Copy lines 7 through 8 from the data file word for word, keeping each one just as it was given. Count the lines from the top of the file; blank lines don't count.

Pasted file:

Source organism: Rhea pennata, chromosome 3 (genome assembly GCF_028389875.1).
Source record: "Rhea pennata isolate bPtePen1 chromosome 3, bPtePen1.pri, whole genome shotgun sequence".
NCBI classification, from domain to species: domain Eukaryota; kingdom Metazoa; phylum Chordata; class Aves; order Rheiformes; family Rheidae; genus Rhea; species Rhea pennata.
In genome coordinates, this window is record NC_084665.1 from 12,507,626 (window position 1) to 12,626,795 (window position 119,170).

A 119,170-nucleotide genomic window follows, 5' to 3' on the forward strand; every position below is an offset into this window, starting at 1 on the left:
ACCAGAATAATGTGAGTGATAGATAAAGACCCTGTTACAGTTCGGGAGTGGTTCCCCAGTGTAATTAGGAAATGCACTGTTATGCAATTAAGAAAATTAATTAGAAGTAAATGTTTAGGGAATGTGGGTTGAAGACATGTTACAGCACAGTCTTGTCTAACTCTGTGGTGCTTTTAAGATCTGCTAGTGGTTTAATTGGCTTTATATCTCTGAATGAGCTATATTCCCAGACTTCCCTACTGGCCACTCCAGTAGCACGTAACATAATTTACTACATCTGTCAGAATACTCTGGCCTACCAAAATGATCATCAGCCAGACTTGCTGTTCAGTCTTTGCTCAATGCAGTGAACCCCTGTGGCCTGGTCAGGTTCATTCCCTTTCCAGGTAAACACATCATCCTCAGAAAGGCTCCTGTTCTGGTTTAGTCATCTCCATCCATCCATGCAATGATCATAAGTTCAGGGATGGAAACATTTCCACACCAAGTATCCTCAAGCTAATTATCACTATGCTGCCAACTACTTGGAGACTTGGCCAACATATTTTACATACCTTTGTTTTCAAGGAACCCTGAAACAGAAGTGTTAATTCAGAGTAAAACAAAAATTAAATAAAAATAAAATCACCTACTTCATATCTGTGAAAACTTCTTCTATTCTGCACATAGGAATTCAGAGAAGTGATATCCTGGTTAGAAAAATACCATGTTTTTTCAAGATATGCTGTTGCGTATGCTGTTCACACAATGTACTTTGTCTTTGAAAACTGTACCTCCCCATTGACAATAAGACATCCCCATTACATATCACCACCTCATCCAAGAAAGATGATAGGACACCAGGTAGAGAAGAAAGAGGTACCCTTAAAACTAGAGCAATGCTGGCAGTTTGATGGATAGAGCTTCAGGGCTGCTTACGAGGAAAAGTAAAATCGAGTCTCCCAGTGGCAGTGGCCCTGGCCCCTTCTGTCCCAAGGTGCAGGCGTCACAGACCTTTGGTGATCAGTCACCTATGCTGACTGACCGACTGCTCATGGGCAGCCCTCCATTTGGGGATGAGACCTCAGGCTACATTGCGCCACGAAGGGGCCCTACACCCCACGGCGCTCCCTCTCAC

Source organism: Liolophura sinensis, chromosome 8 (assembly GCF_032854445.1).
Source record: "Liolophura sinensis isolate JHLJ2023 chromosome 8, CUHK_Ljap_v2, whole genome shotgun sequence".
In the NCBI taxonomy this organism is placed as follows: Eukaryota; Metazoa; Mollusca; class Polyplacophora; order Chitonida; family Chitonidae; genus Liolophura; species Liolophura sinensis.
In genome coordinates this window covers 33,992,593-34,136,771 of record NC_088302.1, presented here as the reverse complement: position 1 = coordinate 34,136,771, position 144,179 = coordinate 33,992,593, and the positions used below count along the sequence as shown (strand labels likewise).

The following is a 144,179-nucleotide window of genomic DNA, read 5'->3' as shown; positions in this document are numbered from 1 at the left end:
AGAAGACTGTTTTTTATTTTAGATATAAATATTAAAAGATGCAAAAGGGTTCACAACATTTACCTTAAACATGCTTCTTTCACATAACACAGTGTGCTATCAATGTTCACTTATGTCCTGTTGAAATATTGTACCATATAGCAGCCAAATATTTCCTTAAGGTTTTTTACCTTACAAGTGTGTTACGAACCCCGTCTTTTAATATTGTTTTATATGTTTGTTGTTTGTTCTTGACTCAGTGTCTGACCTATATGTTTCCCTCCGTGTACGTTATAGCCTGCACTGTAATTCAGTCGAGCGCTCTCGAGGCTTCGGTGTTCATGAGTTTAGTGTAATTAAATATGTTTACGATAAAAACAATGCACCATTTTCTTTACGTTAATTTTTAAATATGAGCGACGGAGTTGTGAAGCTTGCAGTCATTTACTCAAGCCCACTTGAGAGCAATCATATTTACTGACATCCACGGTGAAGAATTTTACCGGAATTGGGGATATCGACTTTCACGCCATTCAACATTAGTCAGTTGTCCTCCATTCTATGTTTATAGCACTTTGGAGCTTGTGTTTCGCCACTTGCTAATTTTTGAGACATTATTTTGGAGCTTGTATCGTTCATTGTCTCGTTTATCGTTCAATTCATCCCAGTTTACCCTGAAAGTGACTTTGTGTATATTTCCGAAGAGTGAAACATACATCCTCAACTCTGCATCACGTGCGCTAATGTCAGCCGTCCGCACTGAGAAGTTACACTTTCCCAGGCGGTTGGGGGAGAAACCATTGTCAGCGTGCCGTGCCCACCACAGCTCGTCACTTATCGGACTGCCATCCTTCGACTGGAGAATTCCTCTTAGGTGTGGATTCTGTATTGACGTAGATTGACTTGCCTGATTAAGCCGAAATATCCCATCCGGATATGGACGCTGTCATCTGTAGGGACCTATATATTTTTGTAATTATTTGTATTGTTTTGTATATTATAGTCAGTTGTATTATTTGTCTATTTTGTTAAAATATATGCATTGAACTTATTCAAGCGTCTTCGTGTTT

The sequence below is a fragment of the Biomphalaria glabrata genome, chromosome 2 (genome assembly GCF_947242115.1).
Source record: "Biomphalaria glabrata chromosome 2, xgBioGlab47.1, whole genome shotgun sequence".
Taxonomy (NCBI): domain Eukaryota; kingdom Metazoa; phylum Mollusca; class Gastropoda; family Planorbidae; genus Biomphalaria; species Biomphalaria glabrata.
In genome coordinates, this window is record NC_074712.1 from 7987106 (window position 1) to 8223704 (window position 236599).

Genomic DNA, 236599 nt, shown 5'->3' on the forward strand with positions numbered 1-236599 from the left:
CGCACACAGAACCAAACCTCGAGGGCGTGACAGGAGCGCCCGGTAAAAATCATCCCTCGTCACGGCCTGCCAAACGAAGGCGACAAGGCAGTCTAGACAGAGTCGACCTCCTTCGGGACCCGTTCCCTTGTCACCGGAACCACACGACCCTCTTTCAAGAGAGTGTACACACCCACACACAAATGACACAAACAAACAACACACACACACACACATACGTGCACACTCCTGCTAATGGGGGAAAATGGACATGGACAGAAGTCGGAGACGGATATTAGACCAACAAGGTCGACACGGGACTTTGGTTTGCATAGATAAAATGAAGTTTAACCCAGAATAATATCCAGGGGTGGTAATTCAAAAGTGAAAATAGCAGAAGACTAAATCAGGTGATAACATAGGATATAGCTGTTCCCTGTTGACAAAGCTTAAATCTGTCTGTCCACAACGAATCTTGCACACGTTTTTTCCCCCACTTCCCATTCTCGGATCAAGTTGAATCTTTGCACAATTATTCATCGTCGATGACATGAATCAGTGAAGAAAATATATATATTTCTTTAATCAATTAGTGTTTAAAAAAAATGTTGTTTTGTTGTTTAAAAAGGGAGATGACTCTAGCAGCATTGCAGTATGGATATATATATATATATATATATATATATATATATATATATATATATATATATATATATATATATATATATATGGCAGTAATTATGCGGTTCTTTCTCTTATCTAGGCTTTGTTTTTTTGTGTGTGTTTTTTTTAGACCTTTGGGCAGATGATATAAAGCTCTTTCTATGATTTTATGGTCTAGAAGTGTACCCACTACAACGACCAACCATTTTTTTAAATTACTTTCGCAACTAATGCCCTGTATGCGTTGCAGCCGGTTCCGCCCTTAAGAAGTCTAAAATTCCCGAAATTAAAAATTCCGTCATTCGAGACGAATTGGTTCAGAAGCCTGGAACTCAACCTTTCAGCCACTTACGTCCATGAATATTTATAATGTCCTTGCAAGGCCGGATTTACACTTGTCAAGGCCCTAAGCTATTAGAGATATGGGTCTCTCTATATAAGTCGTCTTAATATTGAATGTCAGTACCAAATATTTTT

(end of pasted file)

Source organism: Liolophura sinensis, chromosome 8 (assembly GCF_032854445.1).
Source record: "Liolophura sinensis isolate JHLJ2023 chromosome 8, CUHK_Ljap_v2, whole genome shotgun sequence".